RAQs: Recently Asked Questions

Topic: Patron refusing to wear mask (private association library) - 01/13/2021
We are a private association library. There is a "difficult" patron who sits on a bench ...
Posted: Wednesday, January 13, 2021 Permalink

MEMBER QUESTION

We are a private association library. There is a "difficult" patron who sits on a bench (almost everyday doing nothing but trying to talk to anyone nearby) which is immediately next to our front doors on library property. We are doing curbside pick-up so the staff places the library items immediately outside the front doors on a table. The patrons come to the table to pick them up. The "difficult" patron refuses to wear a mask no matter who asks and how many times he is asked. We recently found out that he was exposed to someone who has COVID. The police tried to offer a mask to this patron and he still refused. We were told to call the police if he returns. When he did, the police never came. This patron is a health hazard to the staff and our patrons. What else can we do?

WNYLRC ATTORNEY'S RESPONSE

***THIS ANSWER IS NOT FOR PUBLIC LIBRARIES***[1]

Here is what else you can do:

Any private association library currently[2] operating in the State of New York is required[3] to have a pandemic Safety Plan.

A library’s pandemic Safety Plan is not set in stone; it should be a living document that evolves as the library’s operations and our overall knowledge about COVID transmission change.

With that in mind, revising its Safety Plan to ensure the physical layout of its curbside operations could be a good solution to this member’s situation.[4]

Here are some possible revisions to accomplish this:

  • Modify the Safety Plan so external seating in close proximity to all entrances/exits and curbside sites is removed or roped off for all but emergency or ADA use; or
  • Modify the safety plan so the bench is within a perimeter that is barred for use by the public during business hours; or
  • Modify the Safety Plan to enhance the size of pick-up zones where only employees and those quickly picking up curbside service may enter, and set up barriers (tables, Plexiglass, cones, bollards) to emphasize the increased size of the zone; and
  • For any solution: use new signage with clear language and graphics to emphasize any changes or updates to the Plan, so people can adhere to the new rules.

NOTE: As with any adoption or revision of a Safety Plan, to the greatest extent possible, check in with your local Department of Health (I appreciate that in some places, the Department of Health may be so overwhelmed that this "check-in" is impossible).

Since it is best to have your library board "on board" with the library's Safety Plan, and any changes to it, below is a proposed resolution for adopting such a change:[5]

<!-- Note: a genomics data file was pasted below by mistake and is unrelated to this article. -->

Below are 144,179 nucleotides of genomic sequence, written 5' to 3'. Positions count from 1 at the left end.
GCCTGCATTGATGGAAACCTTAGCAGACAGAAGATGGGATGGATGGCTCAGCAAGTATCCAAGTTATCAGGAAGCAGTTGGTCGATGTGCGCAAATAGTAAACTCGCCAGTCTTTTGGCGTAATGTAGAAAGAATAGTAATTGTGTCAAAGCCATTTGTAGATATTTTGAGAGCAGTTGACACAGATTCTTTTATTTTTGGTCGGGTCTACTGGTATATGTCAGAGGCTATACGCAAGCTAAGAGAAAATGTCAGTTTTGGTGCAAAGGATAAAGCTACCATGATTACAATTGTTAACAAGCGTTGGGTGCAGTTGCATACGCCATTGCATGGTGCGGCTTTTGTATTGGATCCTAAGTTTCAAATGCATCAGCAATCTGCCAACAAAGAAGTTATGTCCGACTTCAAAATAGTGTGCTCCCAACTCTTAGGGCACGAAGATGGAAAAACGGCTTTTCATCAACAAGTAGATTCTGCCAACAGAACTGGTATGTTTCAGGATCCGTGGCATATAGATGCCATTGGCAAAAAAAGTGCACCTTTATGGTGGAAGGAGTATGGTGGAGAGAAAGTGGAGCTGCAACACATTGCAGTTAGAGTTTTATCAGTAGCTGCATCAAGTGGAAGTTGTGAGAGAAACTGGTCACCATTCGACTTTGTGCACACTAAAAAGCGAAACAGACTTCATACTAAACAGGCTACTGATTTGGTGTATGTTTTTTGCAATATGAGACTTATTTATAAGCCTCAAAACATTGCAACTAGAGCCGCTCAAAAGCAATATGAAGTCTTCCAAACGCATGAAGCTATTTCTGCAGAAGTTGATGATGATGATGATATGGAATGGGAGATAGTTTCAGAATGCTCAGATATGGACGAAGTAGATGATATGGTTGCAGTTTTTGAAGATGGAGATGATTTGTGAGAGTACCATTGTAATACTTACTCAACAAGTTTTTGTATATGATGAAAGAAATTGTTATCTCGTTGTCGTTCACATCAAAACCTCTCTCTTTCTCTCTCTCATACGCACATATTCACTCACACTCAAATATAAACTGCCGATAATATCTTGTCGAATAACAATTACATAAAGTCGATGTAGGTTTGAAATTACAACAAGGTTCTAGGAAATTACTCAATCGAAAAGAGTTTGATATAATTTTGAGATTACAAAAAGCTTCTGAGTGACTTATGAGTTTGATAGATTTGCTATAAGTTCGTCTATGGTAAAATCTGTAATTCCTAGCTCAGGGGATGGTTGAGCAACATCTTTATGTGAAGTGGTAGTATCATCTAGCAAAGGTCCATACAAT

BE IT RESOLVED, that to ensure the Library's Safety Plan is evolving as our information, operations, and needs evolve, the board adopts the attached [date] version of the Safety Plan, effective [date/immediately].

Now, all that said, I know there could still be a few hiccups (plans on paper often get shredded by reality).  Here is the obvious “hiccup” I see, and a proposed way to address it:

If the "difficult" patron suddenly discovers that the bench they like to use and socialize from is suddenly not there/unavailable, and they have a strongly negative reaction—yelling abuse, or even being physically violent—that is when to call law enforcement, and of course to invoke your Code of Conduct and consider barring or suspending them from the library, as circumstances warrant. 

But hopefully, with some modifications to the Safety Plan, and good communication of the changes, this concern can be resolved in a way that not only addresses this specific issue, but deters any other visitor who could pose such a threat.

Please let us know[6] if this approach proves effective.

 



[1] I trust public libraries know why this guidance is not for them, but since it is an important reason, I'll footnote it: adjustments to practices that can be demonstrably tied to a concern caused by one individual need to be carefully developed to ensure they cause no constitution-based due process or disparate treatment concerns.  Basically, a public library can take the exact same measures I propose in here for this private association library, but must be even more cautious to ensure their actions are not—and cannot reasonably be perceived as—discriminatory or unfair.

[2] This answer is being composed on January 11, 2021.

[4] Although the current Safety Plan templates posted on the NY Forward site set out a requirement of six feet, there is nothing saying that an established safety perimeter can't be more (I was at a hotel that used 15 feet, and gave us our room key-cards via a system that felt like I was at a drive-up teller).

[5] Per Education Law 226(2), the executive committee of your board may have the power to adopt this change without a full meeting, but CHECK YOUR ASSOCATION LIBRARY'S BYLAWS to make sure you can use this approach; if there is no executive committee, your library can follow its procedures for a special meeting or an e-mail vote of the full board.

[6] adams@losapllc.com (Stephanie "Cole" Adams) and jill@losapllc.com (paralegal Jill Aures), thanks.

 

Tags: Association Libraries, COVID-19, Emergency Response, Public Health, Safety, Safety Plan, Masks

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